Bob Dylan’s “Blood on the Tracks”

Bob Dylan's "Blood on the Tracks" album cover This week, I’ve been listening to Bob Dylan’s 1975 album “Blood on the Tracks” to improve my craft as a songwriting musician. Each Bob Dylan album so far has been monstrously impressive from a songwriting perspective. His skill to employ metaphor within narrative songs that utilize rhyme is astounding. For me, this album is right up there with “Blonde on Blonde” and I can’t get enough of it now that I’ve spent a week with it.

Finger-picked blues guitar drives the track “Meet Me in the Morning.” At first, I didn’t care for this song due to its repetitive nature. A twelve bar blues progression (I-I-I-I-IV-IV-I-I-V-V-I-I) provides foundation upon which Dylan sings lyrics that follow the twelve-bar blues blues format of one line repeated twice, then a line in response. Like much of the album, the lyrics deal with a struggling relationship.

The first verse opens with the title “Meet me in the morning, 56 and Wabasha. Honey, we could be in Kansas by the time the snow begins to thaw.” I’m not sure why they are meeting to travel, except perhaps as a change of scenery or escape. The next verse tells how some say it’s darkest before the dawn, but the singer is always dark. But, when the morning rooster crows in the third verse, the singer feels mistreated by his lover. He feels persecuted and trapped, and wonders if the love was a curse. “Look at the sun sinking like a ship. Ain’t that just like my heart, babe, When you kissed my lips?”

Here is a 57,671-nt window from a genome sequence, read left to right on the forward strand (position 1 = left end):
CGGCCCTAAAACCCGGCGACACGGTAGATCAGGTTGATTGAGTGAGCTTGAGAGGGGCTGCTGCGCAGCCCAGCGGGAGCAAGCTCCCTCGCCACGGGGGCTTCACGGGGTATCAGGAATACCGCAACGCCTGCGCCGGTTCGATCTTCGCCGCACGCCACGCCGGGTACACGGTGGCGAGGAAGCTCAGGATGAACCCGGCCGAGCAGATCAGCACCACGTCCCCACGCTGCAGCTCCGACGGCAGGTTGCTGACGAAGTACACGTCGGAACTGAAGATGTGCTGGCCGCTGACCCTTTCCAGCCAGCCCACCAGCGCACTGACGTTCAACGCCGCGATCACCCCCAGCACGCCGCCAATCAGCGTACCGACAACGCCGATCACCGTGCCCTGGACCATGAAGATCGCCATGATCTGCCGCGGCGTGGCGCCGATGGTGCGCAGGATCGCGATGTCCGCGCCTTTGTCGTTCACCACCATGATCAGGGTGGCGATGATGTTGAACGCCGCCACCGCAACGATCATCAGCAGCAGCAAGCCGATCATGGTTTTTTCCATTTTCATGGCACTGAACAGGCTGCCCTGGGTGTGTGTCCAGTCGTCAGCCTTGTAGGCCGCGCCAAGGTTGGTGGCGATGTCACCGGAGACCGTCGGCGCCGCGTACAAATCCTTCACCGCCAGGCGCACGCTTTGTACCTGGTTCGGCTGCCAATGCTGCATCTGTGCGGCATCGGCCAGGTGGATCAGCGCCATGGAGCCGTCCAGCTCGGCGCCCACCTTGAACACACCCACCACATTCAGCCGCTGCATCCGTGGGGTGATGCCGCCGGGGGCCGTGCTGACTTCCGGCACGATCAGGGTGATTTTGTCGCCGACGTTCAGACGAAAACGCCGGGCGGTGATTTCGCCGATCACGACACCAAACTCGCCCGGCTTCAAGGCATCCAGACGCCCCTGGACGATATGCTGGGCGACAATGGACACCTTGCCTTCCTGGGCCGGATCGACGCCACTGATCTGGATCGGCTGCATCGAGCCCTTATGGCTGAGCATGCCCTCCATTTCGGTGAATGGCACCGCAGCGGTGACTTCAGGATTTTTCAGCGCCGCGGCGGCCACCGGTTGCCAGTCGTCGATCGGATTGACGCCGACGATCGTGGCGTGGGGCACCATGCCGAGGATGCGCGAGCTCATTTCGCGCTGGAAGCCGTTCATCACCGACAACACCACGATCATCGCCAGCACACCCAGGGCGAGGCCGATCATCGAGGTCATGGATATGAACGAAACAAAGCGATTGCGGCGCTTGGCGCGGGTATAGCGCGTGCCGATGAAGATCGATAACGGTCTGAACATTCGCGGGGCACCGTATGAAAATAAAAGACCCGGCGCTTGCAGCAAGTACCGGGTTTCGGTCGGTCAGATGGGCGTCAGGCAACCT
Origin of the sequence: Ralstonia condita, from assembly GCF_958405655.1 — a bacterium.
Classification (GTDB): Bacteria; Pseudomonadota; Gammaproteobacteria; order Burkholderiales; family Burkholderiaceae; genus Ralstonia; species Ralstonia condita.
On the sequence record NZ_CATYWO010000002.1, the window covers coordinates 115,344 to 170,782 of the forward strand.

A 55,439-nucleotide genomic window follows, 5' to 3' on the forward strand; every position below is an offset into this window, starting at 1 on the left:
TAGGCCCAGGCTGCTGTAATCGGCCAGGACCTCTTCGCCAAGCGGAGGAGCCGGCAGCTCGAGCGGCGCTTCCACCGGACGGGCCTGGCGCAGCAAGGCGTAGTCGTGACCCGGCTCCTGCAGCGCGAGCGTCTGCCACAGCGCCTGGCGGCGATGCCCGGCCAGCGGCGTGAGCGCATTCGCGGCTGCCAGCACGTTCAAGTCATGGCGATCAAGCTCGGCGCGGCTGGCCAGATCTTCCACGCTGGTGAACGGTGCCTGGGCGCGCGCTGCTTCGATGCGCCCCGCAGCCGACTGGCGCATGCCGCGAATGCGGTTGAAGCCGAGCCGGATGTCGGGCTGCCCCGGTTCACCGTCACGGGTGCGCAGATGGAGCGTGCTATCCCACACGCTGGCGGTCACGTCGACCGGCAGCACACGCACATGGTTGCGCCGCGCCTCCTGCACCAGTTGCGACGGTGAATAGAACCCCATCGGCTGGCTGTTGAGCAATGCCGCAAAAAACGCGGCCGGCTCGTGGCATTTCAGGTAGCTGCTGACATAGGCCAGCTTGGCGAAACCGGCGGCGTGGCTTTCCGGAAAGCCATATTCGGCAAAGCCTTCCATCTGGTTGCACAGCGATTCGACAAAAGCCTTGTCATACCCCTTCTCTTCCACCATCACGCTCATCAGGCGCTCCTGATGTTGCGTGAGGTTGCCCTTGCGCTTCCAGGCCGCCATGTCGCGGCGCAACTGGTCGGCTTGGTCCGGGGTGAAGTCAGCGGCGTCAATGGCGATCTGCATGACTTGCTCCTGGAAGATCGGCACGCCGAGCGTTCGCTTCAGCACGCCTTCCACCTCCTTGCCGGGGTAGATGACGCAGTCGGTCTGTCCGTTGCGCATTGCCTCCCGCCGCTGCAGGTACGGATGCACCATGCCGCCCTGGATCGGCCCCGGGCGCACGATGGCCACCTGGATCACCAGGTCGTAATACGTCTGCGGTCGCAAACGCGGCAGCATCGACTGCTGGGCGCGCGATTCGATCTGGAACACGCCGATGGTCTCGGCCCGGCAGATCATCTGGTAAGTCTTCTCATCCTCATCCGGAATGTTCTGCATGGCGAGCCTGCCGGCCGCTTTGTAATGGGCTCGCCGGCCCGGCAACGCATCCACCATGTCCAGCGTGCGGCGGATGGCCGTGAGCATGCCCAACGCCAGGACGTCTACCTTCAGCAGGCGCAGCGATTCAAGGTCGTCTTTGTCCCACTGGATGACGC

I loved this catchy song by the end of the week. I like the layers of multiple guitars.  In the right channel , a bright acoustic guitar plays rhythm-lead lines. A fuzzy slide guitar soaked in reverb provides some atmosphere in the background. Another acoustic guitar quietly strums the chords. And yet clean electric guitar joins later to pick some lead lines and also gets in conversation with the fuzz guitar during the outro.

Also, I find it impossible to not sing along to the mellow grooving bassline.

On “Shelter From the Storm,” Dylan sings tenderly of a love lost. The jangly acoustic guitar dances nervously between the bass and vocals. We hear the sound of the pick and/or guitar strap ticking and rattling against the guitar. These additional sounds of guitar-playing unintentionally provide the only percussion. This type of natural imperfections lends a sense of authenticity to the recording. The chord progression throughout is a basic I-V-IV-I, with the melody providing a sense of variation through the verses.

These are some tremendous lyrics. The song is about confusion, loss, frustrations and heartache, but he’s telling it through the sweetness and tenderness. That’s how the song manages to be so powerful.  Rather than talking so much about pain and loss, he talk about promises and what was lost. However, it’s the middle verse that puts everything in perspective.

Now there’s a wall between us, something there’s been lost
I took too much for granted, I got my signals crossed
Just to think that it all began on an uneventful morn
Come in, she said, I’ll give you shelter from the storm